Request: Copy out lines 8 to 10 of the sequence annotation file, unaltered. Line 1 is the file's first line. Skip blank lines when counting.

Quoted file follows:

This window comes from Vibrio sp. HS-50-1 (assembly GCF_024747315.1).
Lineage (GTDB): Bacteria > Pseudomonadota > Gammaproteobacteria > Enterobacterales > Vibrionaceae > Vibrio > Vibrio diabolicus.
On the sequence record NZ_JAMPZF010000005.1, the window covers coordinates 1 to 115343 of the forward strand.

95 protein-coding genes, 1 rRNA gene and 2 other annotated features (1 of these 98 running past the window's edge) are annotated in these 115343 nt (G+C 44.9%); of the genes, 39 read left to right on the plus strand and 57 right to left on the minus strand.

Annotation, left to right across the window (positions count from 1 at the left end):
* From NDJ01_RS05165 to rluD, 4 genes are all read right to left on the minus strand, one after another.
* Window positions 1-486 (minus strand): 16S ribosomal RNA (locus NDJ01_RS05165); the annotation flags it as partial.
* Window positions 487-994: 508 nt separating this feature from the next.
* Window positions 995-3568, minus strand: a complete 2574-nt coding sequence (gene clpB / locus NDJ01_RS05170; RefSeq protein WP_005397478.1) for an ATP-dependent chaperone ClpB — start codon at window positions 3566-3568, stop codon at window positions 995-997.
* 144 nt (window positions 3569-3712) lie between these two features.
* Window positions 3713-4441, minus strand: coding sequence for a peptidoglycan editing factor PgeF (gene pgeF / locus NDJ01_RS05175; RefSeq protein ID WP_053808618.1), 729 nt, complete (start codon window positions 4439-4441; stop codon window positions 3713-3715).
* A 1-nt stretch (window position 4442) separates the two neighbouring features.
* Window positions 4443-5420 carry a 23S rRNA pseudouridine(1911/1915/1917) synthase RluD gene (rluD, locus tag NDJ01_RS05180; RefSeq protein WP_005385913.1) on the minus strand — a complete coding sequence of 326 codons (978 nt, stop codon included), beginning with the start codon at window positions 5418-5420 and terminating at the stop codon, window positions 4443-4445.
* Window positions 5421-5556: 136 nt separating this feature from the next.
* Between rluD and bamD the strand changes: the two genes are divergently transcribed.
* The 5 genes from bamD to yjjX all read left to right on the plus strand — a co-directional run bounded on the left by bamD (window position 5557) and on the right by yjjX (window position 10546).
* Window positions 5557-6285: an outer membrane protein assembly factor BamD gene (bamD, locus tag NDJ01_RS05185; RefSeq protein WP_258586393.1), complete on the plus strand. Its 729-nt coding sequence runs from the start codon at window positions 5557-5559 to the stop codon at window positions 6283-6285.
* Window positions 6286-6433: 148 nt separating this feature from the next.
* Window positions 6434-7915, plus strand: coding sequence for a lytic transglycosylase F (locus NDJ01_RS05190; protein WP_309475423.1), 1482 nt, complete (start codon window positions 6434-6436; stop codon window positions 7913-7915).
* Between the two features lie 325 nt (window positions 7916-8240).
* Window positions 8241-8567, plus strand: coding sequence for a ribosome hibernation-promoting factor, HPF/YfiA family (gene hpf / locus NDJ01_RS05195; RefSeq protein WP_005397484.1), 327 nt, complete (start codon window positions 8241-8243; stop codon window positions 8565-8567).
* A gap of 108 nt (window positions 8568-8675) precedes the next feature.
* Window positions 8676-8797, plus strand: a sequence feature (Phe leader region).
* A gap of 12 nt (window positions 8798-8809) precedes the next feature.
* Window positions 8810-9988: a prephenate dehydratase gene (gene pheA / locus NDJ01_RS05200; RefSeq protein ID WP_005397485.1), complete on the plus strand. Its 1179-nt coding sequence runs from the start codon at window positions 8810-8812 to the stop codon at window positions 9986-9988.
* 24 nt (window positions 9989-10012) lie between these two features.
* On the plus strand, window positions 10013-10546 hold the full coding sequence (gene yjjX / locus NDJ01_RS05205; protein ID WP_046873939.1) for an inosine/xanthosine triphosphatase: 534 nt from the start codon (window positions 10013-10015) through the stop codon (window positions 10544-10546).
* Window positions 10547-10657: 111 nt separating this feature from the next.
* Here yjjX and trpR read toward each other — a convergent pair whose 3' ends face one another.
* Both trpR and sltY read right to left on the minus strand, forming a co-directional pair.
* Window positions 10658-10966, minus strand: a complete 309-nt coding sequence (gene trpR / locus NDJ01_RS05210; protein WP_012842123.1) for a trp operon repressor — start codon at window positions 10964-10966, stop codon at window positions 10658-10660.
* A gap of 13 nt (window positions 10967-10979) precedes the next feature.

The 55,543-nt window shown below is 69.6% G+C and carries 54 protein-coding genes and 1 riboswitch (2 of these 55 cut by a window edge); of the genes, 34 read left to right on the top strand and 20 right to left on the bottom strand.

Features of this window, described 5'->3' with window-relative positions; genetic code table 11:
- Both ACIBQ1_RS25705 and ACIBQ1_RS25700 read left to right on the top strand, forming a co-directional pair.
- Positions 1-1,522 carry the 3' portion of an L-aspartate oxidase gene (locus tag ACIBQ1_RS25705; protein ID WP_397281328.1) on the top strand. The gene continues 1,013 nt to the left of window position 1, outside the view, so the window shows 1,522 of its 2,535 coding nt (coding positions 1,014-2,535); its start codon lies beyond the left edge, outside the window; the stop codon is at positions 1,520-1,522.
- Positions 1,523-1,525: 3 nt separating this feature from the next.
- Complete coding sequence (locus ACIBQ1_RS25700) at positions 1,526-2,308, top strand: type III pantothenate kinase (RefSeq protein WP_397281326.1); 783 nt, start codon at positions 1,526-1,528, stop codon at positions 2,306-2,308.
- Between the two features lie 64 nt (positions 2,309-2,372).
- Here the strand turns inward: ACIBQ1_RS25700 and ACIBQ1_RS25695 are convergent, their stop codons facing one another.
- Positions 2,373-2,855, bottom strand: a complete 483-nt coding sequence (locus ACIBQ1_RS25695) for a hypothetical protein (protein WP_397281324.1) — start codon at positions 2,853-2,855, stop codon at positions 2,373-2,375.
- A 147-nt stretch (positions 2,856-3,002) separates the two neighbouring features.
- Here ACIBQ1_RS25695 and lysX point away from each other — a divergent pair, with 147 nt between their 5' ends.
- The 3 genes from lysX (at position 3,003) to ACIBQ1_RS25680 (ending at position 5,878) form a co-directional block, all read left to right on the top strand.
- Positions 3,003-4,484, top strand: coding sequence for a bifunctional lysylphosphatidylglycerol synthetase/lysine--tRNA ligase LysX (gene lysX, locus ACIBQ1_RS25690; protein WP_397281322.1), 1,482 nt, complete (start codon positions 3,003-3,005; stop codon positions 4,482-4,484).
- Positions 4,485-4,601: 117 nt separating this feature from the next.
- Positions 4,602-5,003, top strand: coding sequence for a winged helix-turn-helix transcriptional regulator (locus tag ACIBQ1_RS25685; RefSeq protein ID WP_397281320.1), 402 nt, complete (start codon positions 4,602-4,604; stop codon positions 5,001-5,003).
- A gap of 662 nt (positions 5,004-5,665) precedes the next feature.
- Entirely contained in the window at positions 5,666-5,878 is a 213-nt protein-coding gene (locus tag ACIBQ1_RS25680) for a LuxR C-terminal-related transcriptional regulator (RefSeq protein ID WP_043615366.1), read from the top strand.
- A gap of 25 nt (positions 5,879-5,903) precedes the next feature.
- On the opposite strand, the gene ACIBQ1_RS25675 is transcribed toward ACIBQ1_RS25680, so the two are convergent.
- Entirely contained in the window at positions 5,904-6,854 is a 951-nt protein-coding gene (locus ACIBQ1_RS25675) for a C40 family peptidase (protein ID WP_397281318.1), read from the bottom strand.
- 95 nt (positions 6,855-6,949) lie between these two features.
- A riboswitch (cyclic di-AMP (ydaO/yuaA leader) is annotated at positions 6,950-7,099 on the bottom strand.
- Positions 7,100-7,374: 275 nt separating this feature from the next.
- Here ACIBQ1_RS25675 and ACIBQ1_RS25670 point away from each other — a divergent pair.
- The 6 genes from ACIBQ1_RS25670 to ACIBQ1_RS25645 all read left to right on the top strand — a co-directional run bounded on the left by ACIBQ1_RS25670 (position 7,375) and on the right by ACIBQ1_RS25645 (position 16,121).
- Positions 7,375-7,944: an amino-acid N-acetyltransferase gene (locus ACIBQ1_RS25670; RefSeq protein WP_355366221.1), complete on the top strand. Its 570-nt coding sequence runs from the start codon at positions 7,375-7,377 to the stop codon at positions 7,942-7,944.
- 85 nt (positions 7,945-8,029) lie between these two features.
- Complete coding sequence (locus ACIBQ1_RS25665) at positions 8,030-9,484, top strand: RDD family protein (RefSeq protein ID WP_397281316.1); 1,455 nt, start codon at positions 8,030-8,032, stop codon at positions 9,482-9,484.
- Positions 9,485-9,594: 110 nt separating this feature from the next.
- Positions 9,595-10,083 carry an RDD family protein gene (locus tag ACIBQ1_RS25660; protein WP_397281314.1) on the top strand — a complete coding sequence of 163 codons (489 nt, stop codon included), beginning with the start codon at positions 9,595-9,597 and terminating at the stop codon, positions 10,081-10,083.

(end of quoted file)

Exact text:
* Window positions 487-994: 508 nt separating this feature from the next.
* Window positions 995-3568, minus strand: a complete 2574-nt coding sequence (gene clpB / locus NDJ01_RS05170; RefSeq protein WP_005397478.1) for an ATP-dependent chaperone ClpB — start codon at window positions 3566-3568, stop codon at window positions 995-997.
* 144 nt (window positions 3569-3712) lie between these two features.